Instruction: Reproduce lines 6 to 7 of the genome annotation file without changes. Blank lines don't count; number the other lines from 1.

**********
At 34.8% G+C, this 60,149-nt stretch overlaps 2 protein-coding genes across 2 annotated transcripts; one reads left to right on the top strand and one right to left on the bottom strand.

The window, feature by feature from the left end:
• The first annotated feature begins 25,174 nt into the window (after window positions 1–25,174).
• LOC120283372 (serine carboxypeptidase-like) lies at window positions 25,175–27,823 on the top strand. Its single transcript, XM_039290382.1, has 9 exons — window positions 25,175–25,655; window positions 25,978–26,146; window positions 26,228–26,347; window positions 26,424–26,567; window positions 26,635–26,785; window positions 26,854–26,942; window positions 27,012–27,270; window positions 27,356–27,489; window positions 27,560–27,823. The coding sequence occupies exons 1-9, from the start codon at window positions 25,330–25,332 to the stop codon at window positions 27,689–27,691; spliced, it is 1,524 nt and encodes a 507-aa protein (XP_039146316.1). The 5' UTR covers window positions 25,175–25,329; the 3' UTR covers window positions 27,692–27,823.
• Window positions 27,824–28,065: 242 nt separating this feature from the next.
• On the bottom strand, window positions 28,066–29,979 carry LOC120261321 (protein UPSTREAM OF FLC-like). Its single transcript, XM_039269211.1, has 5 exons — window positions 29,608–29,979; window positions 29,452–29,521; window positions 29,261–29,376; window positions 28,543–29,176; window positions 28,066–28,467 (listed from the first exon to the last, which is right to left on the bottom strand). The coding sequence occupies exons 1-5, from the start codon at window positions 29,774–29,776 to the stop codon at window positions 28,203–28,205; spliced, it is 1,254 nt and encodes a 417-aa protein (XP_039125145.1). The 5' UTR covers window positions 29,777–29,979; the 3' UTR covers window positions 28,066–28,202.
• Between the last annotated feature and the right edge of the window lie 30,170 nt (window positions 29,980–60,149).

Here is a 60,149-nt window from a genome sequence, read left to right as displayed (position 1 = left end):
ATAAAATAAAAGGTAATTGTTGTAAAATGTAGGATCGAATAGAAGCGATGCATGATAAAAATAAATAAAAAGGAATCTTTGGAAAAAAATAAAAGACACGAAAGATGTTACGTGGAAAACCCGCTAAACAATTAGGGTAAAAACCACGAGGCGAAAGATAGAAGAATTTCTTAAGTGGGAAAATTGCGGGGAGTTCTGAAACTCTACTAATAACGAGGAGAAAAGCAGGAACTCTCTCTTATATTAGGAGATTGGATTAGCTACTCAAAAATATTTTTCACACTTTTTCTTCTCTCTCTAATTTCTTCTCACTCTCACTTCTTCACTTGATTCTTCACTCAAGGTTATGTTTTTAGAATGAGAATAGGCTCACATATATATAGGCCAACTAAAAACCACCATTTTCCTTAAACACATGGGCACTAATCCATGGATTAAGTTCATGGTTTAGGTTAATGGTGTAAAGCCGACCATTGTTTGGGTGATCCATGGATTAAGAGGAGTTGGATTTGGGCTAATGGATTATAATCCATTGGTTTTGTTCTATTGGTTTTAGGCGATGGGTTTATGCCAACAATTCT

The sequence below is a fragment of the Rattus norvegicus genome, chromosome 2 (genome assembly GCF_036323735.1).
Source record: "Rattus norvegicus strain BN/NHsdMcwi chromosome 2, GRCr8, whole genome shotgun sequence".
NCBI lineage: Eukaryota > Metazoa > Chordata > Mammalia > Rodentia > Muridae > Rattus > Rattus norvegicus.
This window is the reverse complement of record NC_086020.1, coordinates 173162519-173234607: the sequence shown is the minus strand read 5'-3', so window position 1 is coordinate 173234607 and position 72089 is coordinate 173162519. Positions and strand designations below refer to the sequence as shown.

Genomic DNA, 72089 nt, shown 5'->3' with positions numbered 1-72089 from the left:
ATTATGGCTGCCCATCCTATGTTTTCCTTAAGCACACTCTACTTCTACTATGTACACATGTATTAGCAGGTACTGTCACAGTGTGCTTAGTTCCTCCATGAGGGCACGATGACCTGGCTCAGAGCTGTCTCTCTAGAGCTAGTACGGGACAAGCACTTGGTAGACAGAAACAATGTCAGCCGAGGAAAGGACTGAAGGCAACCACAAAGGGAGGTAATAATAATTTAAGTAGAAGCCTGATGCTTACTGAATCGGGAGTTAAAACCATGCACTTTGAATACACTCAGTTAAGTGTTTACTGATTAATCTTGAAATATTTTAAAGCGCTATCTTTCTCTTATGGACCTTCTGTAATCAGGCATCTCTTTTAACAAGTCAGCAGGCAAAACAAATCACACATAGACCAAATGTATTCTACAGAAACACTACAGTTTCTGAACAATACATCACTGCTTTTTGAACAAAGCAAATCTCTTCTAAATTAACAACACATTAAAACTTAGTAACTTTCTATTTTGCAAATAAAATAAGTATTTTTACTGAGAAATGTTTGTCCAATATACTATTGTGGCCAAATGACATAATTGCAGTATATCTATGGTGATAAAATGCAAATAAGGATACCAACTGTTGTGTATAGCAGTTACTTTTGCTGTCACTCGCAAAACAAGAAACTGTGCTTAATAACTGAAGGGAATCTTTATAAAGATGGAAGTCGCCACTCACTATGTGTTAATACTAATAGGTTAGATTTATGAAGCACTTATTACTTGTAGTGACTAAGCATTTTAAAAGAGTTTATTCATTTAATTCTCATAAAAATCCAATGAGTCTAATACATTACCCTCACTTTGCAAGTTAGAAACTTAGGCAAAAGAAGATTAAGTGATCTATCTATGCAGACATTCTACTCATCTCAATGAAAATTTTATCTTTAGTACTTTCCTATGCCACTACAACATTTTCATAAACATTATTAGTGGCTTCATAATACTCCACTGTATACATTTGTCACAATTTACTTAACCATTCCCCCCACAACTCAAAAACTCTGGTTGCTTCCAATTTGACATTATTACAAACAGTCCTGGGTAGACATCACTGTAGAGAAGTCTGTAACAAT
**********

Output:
• On the bottom strand, window positions 28,066–29,979 carry LOC120261321 (protein UPSTREAM OF FLC-like). Its single transcript, XM_039269211.1, has 5 exons — window positions 29,608–29,979; window positions 29,452–29,521; window positions 29,261–29,376; window positions 28,543–29,176; window positions 28,066–28,467 (listed from the first exon to the last, which is right to left on the bottom strand). The coding sequence occupies exons 1-5, from the start codon at window positions 29,774–29,776 to the stop codon at window positions 28,203–28,205; spliced, it is 1,254 nt and encodes a 417-aa protein (XP_039125145.1). The 5' UTR covers window positions 29,777–29,979; the 3' UTR covers window positions 28,066–28,202.
• Between the last annotated feature and the right edge of the window lie 30,170 nt (window positions 29,980–60,149).